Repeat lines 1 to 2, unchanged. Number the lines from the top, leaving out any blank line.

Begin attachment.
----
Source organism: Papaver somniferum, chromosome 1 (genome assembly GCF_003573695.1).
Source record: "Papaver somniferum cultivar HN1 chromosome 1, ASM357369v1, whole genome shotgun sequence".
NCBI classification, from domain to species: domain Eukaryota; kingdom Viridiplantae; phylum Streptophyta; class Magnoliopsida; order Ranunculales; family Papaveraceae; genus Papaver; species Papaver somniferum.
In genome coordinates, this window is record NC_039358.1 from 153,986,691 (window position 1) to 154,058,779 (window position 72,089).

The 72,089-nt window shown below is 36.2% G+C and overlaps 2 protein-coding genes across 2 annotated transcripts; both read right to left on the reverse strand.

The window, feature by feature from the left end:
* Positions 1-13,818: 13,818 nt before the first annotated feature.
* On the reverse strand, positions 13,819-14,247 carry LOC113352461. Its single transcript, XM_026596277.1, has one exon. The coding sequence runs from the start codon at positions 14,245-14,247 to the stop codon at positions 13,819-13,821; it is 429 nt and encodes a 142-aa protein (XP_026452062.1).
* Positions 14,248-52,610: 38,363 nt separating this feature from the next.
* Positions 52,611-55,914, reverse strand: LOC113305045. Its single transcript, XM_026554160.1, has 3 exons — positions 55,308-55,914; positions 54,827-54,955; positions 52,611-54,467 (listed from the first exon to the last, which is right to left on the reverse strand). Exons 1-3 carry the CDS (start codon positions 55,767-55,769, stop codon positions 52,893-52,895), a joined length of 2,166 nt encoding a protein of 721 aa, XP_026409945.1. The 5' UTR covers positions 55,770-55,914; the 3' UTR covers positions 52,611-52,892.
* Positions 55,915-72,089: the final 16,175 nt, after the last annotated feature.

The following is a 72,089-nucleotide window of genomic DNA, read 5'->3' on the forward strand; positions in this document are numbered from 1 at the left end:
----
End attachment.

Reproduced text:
Source organism: Papaver somniferum, chromosome 1 (genome assembly GCF_003573695.1).
Source record: "Papaver somniferum cultivar HN1 chromosome 1, ASM357369v1, whole genome shotgun sequence".